For I am the Lord you God, 
the Holy One of Israel, your Savior. 

-Isaiah 43:1-3

Tuesday, January 1, 2019

Above Thy Deep and Dreamless Sleep

It is in places of great sorrow where God and humanity collapse. Miracles happen in those places where the Divine meets our tears. It is good to be torn by what we have lost and to be consumed by the silence. Deep and dreamless sleep is elusive from our God-scorched soul shadows. His image burned into our flesh and His passion bleeding from our veins. Great love meets unbearable pain and the beauty drowns out the sky.

Madness sieges the minds of the sane through the weapon of streaming consciousness. Neon lights from the upscale strip mall outside my window invade my space to compete under a timeless sky with Rachel of old weeping for her lost child, King Herod drenching the land with the blood of a thousand infants, and angels that pierce through the darkness in a land called Bethlehem.

The moonlight beckons deeper as I ponder [head on pillow] tonight with streaming consciousness in a new land, with reflections of: Rachel, Herod, Bethlehem, Carmel, 1874, and 1974. They are all snapshots of places and times of loss and hope. I am a Shepherd under silent stars.

I am a Shepherd under silent stars.

I turn my head from this vantage, scanning a new horizon with familiarity. Another time I was in this place... it was me that stood here then, but I am someone different as I hold this ground today. A new city, a new job, new schools, a new roof covers my head. The promise is true that each morning can be new. 

Coincidental parallels flash as beacons to illuminate truths. My father was born in this land. My grandfather who once prayed over me is memorialized as repeat play each moment I think of the name of this town... Carmel. His first prayers covered me in 1974. This town was founded 100 years earlier... 1874. 

"In a hunnert [hundred] years, nobody'll know the difference." He said that whenever I'd help him build. We built decks, fences, and houses. I know now that he was building so much more. He was building me... and that has made all the difference.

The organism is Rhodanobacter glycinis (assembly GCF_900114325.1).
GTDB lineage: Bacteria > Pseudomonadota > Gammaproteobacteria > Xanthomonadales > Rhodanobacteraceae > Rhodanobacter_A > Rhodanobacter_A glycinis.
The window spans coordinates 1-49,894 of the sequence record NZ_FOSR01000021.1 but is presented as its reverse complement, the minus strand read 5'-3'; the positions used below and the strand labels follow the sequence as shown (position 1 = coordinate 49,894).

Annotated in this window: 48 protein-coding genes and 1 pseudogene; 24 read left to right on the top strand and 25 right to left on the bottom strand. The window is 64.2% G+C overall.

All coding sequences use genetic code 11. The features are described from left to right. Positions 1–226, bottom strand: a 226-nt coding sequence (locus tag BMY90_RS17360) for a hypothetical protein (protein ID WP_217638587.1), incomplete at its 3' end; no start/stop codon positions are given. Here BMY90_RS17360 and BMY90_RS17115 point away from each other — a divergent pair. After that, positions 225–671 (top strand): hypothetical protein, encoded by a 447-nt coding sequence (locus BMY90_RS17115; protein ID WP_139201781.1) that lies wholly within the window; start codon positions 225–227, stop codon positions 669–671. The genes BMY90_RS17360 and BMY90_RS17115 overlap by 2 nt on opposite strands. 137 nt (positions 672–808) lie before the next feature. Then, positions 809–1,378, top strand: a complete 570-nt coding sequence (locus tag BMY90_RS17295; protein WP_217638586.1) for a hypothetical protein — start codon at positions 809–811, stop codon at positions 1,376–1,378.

There are no coincidences here. 

This is a place of a violent collision of sorrow and unimaginable hope. This is Bethlehem. A land of great hope that has been birthed from great loss. I am so grateful. So very grateful. Above Thy deep and dreamless sleep, above time, above the face of the darkness... through the water and through the blood... there is nothing but peace. 

Qoheleth knew it... God whispered in his ear under dark skies and empty streets, "The end of the matter, all has been heard. Fear God and keep his commandments..."

When the shattered pieces disturb the dust of the earth, and the desolation consumes the light... there is still God in the darkness, resting deep in dreamless imaginings... ready to create. I never walk in darkness. Even the thickest of darkness is filled, He dwells there. 

I tremble in the darkness, but it is not the darkness that fills me with fear. His deep and dreamless presence is above, below, to all the aspirations of the compass. I tremble because He whispers to me in the darkest of places. I cannot escape Him and I tremble with fear, with relief, and with an incomparable thankful, bleeding, and beating heart.

I am not worthy to be here. But I know that I am placed here by the one who fills the darkness with a burning light. And so I rest here. I lay down my weapons. I yield to this landscape. I breath deep the cutting night air and I lean in to the sounds of angels. He has set me in this place. 

And in this place I will keep my watch.